I can't find the source now but I thought I read somewhere a while back that 'those in the know about these things' didn't rate Signal too highly from a security standpoint, as it uses a "roll your own" encryption algo —which is generally considered to be a silly idea.

    Same half-remembered source led me to using Wire [wire.com] when looking for an encrypted messenger as being: 1: Swiss based, 2: Uses tried & tested encryption algos, 3: Also open source

    I'm not saying Wire is perfect [the mobile apps, especially, have bugs which have persisted for years] but it's pretty usable. I'm just wondering if Signal would have been a better choice?

    1. Anonymous Coward
      Anonymous Coward

      Re: Signal vs. Others

      You might be getting confused with Telegram, which does have its own home-baked, and apparently somewhat half-baked, crypto system?

      Crypto is indeed hard to get right, and we are all better off using systems which have been peer-reviewed by experts in the field and proven(?) to be robust.

      Signal's Moxie Marlinspike is reputedly well respected for his cryptography and security knowledge, but, given the subject and what is potentially at stake, there's always that small nagging doubt that potentially a double-bluff is being played, and that that's what They want you to think...?

    2. Charlie Clark Silver badge

      Re: Signal vs. Others

      Signal is acknowledged to have the best encryption protocol, which is why it has been adopted by WhatApp, Google and others. Unfortunately, partly because of the quality of the encryption, group management has traditionally been difficult as groups are essentially a series of individual chats. This is due to change soon as a now have a way to secure accounts with even less metadata. Both articles of full of technical detail but worth reading if you're interested in the kind of problems they're looking to solve and the solutions they've come up with.

      Wire is okay but suffering from having no real USP. Threema, also based in Switzerland, offers stuff for businesses.

      But for basic group, particularly when you want this to be public, and chat stuff Telegram is about the best, especially as WhatsApp is soon due to start including advertising.

    3. Cavehomme_

      The wrong Swiss!

      "Swiss headquarters, EU servers". That's where wire has gone wrong.

      Threema is totally Swiss, been around a few years:

      https://threema.ch/en

      "What does the name “Threema” stand for?

      Threema started life as an abbreviation: “EEEMA”, for “End-to-End Encrypted Messaging Application”. The three “E”s were a bit unwieldy, so it became “Threema”.

  17. chivo243 Silver badge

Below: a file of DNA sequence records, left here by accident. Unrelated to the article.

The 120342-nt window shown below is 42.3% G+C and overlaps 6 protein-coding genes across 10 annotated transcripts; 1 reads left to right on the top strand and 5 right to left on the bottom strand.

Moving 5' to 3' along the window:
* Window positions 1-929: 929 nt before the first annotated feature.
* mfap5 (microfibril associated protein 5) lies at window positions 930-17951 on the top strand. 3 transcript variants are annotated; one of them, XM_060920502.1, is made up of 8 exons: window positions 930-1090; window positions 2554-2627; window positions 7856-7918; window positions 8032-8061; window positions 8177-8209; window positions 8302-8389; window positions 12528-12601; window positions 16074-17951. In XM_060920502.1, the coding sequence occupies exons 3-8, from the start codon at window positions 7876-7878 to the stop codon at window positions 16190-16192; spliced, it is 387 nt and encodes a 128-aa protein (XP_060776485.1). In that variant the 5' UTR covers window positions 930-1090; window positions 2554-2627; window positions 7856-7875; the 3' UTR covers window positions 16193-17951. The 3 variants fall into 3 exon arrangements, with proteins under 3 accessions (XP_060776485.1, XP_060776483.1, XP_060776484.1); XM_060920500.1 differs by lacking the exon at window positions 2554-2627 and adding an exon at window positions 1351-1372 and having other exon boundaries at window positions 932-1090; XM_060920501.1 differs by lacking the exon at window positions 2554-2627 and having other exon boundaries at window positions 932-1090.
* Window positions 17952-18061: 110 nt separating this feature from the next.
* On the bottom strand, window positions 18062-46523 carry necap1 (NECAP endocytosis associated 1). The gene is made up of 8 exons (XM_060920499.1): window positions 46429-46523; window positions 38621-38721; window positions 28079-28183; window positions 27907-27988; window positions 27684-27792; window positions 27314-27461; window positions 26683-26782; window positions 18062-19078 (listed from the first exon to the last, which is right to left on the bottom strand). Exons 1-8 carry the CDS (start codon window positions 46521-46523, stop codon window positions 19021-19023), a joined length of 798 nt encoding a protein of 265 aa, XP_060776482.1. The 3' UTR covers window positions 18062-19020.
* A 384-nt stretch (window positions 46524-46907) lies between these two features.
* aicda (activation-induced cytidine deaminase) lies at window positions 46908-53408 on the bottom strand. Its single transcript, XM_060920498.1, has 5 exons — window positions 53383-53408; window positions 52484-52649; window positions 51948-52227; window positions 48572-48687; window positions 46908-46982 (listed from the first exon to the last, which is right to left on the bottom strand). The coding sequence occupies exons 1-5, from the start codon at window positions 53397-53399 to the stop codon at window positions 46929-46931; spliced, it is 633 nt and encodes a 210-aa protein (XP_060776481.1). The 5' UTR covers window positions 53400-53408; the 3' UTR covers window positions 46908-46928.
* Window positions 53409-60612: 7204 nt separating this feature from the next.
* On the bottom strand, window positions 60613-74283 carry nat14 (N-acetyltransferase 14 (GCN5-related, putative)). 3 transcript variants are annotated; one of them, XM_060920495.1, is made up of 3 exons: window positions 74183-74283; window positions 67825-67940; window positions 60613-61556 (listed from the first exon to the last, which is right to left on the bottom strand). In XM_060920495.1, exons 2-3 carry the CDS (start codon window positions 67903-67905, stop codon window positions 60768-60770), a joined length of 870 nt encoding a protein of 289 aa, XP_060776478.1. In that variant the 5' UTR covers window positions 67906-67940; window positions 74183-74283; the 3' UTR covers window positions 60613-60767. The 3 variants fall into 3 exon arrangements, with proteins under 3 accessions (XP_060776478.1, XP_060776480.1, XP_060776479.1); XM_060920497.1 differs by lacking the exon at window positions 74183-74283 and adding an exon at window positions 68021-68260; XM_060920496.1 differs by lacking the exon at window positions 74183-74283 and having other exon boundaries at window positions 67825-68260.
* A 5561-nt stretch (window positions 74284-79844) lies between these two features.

which would frustrate the process of leaking a conversation to the press.

    Really? Another phone with a decent camera will get around that. What about mobile screen recording? Is that a thing? Let me look...

    for the fruit users Go to the Photos app and select your screen recording. Some apps may not allow you to record audio.

    and for our droid users

    https://www.wondershare.com/screen-recorder/free-android-screen-recording-app.html

  18. Screwed
    Joke

    Donate?

    Just wondering how many of these politcal types will express their appreciation of Signal by making donations?

    Signal Technology Foundation is an independent 501c3 nonprofit. The team at Signal is committed to the mission of developing open source privacy technology that protects free expression and enables secure global communication. Your contribution fuels this cause. No advertisements. No trackers. No kidding.

    Your donation helps pay for the servers, bandwidth, and continued development of an app that is used by millions of people every day for secure, free, and instantaneous communication anywhere in the world.

    Please make a donation today

    https://signal.org/donate/

  19. Danny Boyd

    George Orwell here

    All animals are equal but some are more equal than the others.

  20. Aodhhan
    Thumb Down

    Snowden endorsement

    This is laughable.

    Snowden needed assistance (from J. Assange) on how to use a data scraper, keystroke recorder (to steal credentials) as well as other simple hacking tools.

    Snowden isn't some fantastic hacker and definitely not a computer engineer. He was a below average consultant working for a defense contractor. Which means, you need some computer training and a security clearance to get the job. No need to handle responsibility, just an ability to follow written directions.

    He's not exactly someone I'd count on to provide advice or an endorsement for anything regarding encryption.

    Now, if I needed advice on how to run like a beotch--coward, then he's the one to seek out.

    1. NonSSL-Login
      Thumb Down

      Re: Snowden endorsement

      Despite the fact we know he worked with the NSA's hacking department, TAO, and various contractors in a technical and engineer roll so obviously knows his stuff....his endorsement is probably not related to his skills/lack of skills on cryptography.

      What he brings to the table is knowledge of the x-keyscore database and data retrieval system. Knowing what data they can and cannot slurp up as well as knowing what protocols/algorithms/encryptions cause the NSA problems (at least up until the end of his time there) so can make informed recommendations based on that alone.

      Hate can blind you to the obvious.

  21. Drew Scriver Silver badge

    Quod licet Iovi, non licet bovi.

  22. Fr. Ted Crilly
    Facepalm

    oh dear Signal...

    Shurley a coincidence

    https://en.wikipedia.org/wiki/Signal_(magazine)